- Associated Press - Saturday, March 22, 2014

LEWISTON, Idaho (AP) - University of Idaho archaeologist Lee Sappington held two plastic Ziploc bags in his hands Wednesday containing the latest mystery for him to unravel.

Inside - sheathed in brown paper sacks - were fist-sized chunks of bone, which on the exterior looked very much like the rocks at his feet.

Sappington believes the bones may have come from the leg of a mammoth that could have roamed the region 12,000 years ago.

“In this case, I can’t tell you it’s a mammoth. I can tell you it’s a really big animal,” Sappington said. “It’s mammoth-sized. That’s a fair way of saying it. I haven’t confirmed it yet.”

The recent find during construction of the Port of Clarkston Turning Pointe Business Park has complicated work on the new home for manufacturers and their suppliers.

Workers spotted two bones 12 feet underground and 12 feet apart when they were digging a trench for sewer lines March 13. One broke, revealing a perforated and porous interior.

Sappington wonders if they were at one time connected by another very long bone that deteriorated.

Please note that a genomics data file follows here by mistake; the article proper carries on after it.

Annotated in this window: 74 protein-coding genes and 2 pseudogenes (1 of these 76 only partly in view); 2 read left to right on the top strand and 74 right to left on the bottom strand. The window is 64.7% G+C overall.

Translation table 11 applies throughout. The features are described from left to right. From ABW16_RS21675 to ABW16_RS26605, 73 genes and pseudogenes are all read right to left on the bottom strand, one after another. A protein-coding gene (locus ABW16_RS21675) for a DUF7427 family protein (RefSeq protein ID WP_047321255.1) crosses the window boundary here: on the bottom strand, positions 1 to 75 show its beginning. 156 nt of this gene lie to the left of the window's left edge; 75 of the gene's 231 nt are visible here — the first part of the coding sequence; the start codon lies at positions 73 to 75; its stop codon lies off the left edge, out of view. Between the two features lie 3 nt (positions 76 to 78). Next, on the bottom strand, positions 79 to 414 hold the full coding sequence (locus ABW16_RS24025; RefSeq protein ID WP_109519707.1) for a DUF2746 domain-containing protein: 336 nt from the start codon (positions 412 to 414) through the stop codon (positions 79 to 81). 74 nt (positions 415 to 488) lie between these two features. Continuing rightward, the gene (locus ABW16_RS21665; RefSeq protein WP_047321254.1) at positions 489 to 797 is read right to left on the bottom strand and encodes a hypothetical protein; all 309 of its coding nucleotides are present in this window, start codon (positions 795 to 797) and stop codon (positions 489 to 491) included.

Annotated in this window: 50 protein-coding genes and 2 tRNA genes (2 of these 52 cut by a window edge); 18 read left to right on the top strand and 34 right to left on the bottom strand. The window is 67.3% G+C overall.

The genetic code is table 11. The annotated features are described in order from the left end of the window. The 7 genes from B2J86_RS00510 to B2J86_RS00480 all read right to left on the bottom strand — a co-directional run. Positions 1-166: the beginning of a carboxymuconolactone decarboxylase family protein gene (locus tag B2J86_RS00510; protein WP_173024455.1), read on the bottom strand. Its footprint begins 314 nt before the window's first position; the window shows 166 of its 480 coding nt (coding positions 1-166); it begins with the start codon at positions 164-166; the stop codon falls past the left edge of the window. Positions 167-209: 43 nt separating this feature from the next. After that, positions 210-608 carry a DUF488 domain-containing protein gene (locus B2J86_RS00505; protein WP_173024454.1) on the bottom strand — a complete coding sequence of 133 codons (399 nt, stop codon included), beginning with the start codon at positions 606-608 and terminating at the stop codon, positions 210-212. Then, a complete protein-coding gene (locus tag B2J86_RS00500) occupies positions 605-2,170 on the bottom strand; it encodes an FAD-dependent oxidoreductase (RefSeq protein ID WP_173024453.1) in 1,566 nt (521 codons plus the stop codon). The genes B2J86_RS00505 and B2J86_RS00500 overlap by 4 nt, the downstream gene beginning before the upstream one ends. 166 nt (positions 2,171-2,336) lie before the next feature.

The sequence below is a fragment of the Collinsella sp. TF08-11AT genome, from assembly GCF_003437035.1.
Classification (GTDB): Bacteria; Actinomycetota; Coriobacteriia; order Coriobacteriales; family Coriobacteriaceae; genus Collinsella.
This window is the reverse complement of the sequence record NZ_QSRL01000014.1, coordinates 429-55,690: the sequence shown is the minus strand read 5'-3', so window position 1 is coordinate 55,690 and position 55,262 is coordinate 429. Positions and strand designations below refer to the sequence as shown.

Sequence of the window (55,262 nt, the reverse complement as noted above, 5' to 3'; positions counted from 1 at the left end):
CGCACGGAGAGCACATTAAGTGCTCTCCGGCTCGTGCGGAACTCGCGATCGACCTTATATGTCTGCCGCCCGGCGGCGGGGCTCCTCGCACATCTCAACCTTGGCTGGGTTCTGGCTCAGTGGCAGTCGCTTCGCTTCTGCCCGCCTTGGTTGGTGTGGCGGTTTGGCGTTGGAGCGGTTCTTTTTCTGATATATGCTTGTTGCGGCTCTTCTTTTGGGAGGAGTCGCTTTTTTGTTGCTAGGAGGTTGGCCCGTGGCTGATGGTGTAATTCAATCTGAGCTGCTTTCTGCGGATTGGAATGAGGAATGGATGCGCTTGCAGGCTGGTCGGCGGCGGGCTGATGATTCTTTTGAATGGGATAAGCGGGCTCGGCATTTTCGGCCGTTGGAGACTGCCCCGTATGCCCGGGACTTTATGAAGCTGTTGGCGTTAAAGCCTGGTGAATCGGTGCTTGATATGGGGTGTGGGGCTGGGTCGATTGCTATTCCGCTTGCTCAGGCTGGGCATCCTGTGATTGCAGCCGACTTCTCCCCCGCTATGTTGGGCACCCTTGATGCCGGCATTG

“You can see the marrow,” he said.

The Port of Clarkston halted work in the vicinity immediately and summoned Sappington to the 60-acre construction zone.

“They did the right thing,” Sappington said. “They were following protocol.”

Sappington was about to give his students a test but managed to arrive before the close of business. He began creating a plan.

He consulted with the Nez Perce Tribe and the Washington State Department of Archaeology and Historic Preservation. Mother Nature cooperated in a way, raining out construction until Tuesday, after Sappington had obtained the authority he needed to start.

Once he arrived, all work resumed because his two excavation areas are on either side of the sewer trench, each about 2 meters square.

Crews removed soil to a depth of about 10 feet deep in the two holes. Sappington and four graduate students followed, doing the tedious work of excavating by hand to the depth where the bones were found.

He’ll be able to identify the animal definitively if they locate a tooth.

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